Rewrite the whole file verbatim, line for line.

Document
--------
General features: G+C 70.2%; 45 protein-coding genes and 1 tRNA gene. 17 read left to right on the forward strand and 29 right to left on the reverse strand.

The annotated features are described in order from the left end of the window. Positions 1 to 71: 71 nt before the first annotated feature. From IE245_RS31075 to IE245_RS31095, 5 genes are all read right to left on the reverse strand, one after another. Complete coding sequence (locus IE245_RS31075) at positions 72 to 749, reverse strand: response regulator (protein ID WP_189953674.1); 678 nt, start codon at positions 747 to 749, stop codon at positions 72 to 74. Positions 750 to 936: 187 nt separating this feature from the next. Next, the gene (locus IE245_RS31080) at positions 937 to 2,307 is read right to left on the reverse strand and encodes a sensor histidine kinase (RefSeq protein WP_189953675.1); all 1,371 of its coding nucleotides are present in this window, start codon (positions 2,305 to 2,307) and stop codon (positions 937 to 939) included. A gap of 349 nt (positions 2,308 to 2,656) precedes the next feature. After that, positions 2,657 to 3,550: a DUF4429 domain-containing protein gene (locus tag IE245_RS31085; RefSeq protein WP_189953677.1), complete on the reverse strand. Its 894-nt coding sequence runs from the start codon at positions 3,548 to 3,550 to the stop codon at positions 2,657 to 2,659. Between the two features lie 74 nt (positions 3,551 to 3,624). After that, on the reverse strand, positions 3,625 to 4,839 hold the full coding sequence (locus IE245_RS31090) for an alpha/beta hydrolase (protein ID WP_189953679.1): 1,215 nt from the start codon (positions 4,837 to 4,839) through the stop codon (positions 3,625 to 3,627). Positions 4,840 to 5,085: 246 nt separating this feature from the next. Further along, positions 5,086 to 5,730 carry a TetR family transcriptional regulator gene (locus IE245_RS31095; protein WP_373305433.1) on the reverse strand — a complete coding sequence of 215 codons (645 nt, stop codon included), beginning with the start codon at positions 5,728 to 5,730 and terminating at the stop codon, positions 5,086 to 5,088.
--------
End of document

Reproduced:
General features: G+C 70.2%; 45 protein-coding genes and 1 tRNA gene. 17 read left to right on the forward strand and 29 right to left on the reverse strand.

The annotated features are described in order from the left end of the window. Positions 1 to 71: 71 nt before the first annotated feature. From IE245_RS31075 to IE245_RS31095, 5 genes are all read right to left on the reverse strand, one after another. Complete coding sequence (locus IE245_RS31075) at positions 72 to 749, reverse strand: response regulator (protein ID WP_189953674.1); 678 nt, start codon at positions 747 to 749, stop codon at positions 72 to 74. Positions 750 to 936: 187 nt separating this feature from the next. Next, the gene (locus IE245_RS31080) at positions 937 to 2,307 is read right to left on the reverse strand and encodes a sensor histidine kinase (RefSeq protein WP_189953675.1); all 1,371 of its coding nucleotides are present in this window, start codon (positions 2,305 to 2,307) and stop codon (positions 937 to 939) included. A gap of 349 nt (positions 2,308 to 2,656) precedes the next feature. After that, positions 2,657 to 3,550: a DUF4429 domain-containing protein gene (locus tag IE245_RS31085; RefSeq protein WP_189953677.1), complete on the reverse strand. Its 894-nt coding sequence runs from the start codon at positions 3,548 to 3,550 to the stop codon at positions 2,657 to 2,659. Between the two features lie 74 nt (positions 3,551 to 3,624). After that, on the reverse strand, positions 3,625 to 4,839 hold the full coding sequence (locus IE245_RS31090) for an alpha/beta hydrolase (protein ID WP_189953679.1): 1,215 nt from the start codon (positions 4,837 to 4,839) through the stop codon (positions 3,625 to 3,627). Positions 4,840 to 5,085: 246 nt separating this feature from the next. Further along, positions 5,086 to 5,730 carry a TetR family transcriptional regulator gene (locus IE245_RS31095; protein WP_373305433.1) on the reverse strand — a complete coding sequence of 215 codons (645 nt, stop codon included), beginning with the start codon at positions 5,728 to 5,730 and terminating at the stop codon, positions 5,086 to 5,088.